NEWS & Events
GDHM seeks US Supreme Court review in “car art” lawsuit
GDHM appellate lawyers have asked the United States Supreme Court to reverse a decision from the Fifth Circuit Court of Appeals allowing the City of San Marcos, Texas, to ban the public display of an “car art” on private property.
Local businessman Michael Kleinman held a charity “car bash” in 2008, selling sledgehammer swings for $1. He then commissioned San Marcos artists Scott Wade and Furly Travis to transform the wrecked Oldsmobile 88 into a work of art, and displayed it near the IH-35 frontage road on his property near his Planet K store. San Marcos cited the artwork (pictured above, photo courtesy John Kelso, 2008) as a “junked vehicle” and refused to make an exception, even while admitting it embodied artistic expression.
GDHM lawyers Pete Kennedy, David Lein and Drew Harris have been representing Kleinman and the artists in a federal court lawsuit, arguing that San Marcos’ junked vehicle ordinance, as applied to their work, violates the First Amendment.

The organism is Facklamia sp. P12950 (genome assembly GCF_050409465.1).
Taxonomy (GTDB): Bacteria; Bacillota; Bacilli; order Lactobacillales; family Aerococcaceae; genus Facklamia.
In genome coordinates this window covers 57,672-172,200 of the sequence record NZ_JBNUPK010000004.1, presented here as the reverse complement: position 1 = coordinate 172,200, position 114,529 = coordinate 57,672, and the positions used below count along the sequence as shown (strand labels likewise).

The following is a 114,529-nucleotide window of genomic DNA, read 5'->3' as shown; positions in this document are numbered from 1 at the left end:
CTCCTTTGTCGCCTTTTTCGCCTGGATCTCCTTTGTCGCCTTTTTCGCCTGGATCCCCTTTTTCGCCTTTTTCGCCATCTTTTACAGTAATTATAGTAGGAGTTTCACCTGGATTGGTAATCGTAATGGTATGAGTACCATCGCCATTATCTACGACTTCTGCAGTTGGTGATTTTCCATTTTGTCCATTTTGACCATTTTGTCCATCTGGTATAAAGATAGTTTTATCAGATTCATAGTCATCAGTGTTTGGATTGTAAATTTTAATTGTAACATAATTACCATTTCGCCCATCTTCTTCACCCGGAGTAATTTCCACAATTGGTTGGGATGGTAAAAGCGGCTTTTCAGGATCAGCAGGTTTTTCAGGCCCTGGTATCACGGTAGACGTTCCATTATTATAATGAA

On June 7, 2010, GDHM filed a petition for certiorari with the US Supreme Court, asking the court to hold that the First Amendment applies to all art, not just “great art,” as the Fifth Circuit suggested might be the case. The petition also argues that a city may not completely ban the public display of artwork based on the artists’ choice of medium, but rather that any regulation must be narrowly tailored and leave ample alternative channels of communication – and that a citywide ban cannot be justified under the First Amendment.
photo courtesy John Kelso, 2008